For our trip we were there nine days, hunted six, and averaged 75 geese per hunt. Only 20 were little Canada's. Three were specks. About 90% were juveniles. We could have shot many ducks but they were usually there when snows were in the area and we are after snows. Our timing was great, but purely blind luck. After about day two, farmers were telling us to just drive in. We had good wind on all but one hunt and that brought our average down, shooting only 17 birds in dead calm conditions that morning. Only one morning saw temps dip below the freezing mark and that was the dead calm day so we had a little frost in addition for the birds to contend with. Oh well, we were getting tired of cleaning birds... not! Highs were generally in the upper 40's to low 50's. The last day it was cloudy with very light mist on a nice breeze. That was the closet thing we had to rain or wet conditions all trip long.

    If there was a downside, it was that the total number of snows in the area were lower than in most years. We typically hunt every day. Twice the birds we had scouted and gained permission to hunt were bumped and jumped from the field close to quitting time. Usually, up there, it's easy to have a plan B, and C for that matter. Not this year. Oh well, it made for a more leisurely and rested trip. We hunt an area about 20 miles wide and 30 miles long. In most years there are 500,000 to 1.5 million snows in this area at any given time during our stay. We were seeing maybe 200,000 total in the same area. For the most part they remained in three distinct areas, forming generally three different flocks. So competition to get on them was sometimes ... competitive. We did well at getting permission on the field of our choice and this helped with the quality of our hunts.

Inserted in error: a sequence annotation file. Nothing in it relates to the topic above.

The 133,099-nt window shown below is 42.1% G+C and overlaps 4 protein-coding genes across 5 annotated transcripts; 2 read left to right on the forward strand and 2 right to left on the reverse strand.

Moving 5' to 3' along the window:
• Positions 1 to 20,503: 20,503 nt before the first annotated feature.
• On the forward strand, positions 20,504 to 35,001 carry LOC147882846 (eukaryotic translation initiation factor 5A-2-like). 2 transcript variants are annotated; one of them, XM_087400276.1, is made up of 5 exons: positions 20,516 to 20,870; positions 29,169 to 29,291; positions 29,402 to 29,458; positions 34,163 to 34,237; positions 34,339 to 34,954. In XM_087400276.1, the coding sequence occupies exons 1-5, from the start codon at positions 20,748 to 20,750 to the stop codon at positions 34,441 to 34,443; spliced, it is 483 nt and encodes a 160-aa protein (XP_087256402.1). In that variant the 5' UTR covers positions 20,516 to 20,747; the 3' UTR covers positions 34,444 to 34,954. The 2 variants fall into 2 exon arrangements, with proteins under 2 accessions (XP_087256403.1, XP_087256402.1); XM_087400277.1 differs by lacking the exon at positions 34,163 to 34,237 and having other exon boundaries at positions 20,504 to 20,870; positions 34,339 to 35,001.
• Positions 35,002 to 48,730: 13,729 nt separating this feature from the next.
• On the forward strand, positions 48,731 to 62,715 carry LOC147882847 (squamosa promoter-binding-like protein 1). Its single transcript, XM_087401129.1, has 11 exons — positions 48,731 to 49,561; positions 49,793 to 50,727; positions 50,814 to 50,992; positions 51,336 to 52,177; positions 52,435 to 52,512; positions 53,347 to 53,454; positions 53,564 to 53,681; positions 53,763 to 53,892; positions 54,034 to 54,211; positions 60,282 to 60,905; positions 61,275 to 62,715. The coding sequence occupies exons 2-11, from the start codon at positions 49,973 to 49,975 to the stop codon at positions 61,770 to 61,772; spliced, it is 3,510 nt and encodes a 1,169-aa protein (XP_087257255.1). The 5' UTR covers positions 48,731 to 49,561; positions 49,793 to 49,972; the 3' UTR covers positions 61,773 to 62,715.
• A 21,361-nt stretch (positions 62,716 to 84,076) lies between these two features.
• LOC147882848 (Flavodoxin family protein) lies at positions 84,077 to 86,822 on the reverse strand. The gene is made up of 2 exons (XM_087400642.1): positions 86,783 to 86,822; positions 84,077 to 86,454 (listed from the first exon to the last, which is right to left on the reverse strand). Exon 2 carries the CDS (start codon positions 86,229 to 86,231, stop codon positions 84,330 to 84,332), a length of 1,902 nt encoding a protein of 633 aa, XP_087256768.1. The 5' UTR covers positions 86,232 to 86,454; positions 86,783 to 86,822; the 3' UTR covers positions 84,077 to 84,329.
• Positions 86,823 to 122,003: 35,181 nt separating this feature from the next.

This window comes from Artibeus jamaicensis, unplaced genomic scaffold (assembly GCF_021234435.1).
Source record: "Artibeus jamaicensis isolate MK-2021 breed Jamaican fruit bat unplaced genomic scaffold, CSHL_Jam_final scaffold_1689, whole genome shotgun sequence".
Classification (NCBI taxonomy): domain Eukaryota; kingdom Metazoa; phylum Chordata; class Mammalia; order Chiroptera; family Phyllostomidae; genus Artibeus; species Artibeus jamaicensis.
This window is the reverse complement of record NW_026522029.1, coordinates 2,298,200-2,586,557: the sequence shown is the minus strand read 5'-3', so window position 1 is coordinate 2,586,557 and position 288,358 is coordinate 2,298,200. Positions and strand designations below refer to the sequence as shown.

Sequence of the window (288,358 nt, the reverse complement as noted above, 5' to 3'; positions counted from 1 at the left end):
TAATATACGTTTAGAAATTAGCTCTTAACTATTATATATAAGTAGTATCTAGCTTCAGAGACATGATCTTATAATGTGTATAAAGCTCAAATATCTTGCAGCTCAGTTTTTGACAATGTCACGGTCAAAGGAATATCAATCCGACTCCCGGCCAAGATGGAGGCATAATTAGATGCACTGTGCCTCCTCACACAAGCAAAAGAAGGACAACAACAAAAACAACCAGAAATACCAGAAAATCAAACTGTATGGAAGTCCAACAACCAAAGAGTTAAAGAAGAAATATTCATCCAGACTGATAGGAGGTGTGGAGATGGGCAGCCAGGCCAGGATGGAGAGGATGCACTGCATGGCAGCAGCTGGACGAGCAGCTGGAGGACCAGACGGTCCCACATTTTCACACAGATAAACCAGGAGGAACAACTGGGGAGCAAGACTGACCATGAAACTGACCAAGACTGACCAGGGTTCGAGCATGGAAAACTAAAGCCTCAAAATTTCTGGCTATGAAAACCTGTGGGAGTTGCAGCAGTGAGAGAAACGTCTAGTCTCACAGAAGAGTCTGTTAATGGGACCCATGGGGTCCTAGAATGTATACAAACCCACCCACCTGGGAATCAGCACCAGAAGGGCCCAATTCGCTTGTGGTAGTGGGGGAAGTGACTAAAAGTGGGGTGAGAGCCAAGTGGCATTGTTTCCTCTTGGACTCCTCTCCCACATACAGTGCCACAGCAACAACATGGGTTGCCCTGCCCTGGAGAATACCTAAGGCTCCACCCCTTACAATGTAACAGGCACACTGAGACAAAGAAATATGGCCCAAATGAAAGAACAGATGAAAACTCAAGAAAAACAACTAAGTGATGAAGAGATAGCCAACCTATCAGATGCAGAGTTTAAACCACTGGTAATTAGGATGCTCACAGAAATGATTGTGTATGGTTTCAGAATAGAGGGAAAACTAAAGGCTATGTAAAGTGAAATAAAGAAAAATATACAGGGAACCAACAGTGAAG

• fox and goose
      fox and goose commented
      Editing a comment
      Thanks for sharing.

  • #32
    Sounds too me like taking full bodies is just over kill with the success you just described. Only one day below freezing, that seems like pretty comfortable hunting, esp when there isn't any mud to deal with. Glad you had a good trip.


    • #33
      Good for you GQ. Sounds like a great trip. Gawd I miss Canada.


      • #34
        Great report GQ!!! Glad to hear you had a successful trip.


        • #35
          Excellent report Geez, thanks for posting. Good to hear you had fun and were able to get in places without killing yourselves.



          • #36
            Great report, GQ. Saskatchewan is a special place for sure and the reports are fun to read. It was a wild trip this Fall but always memorable.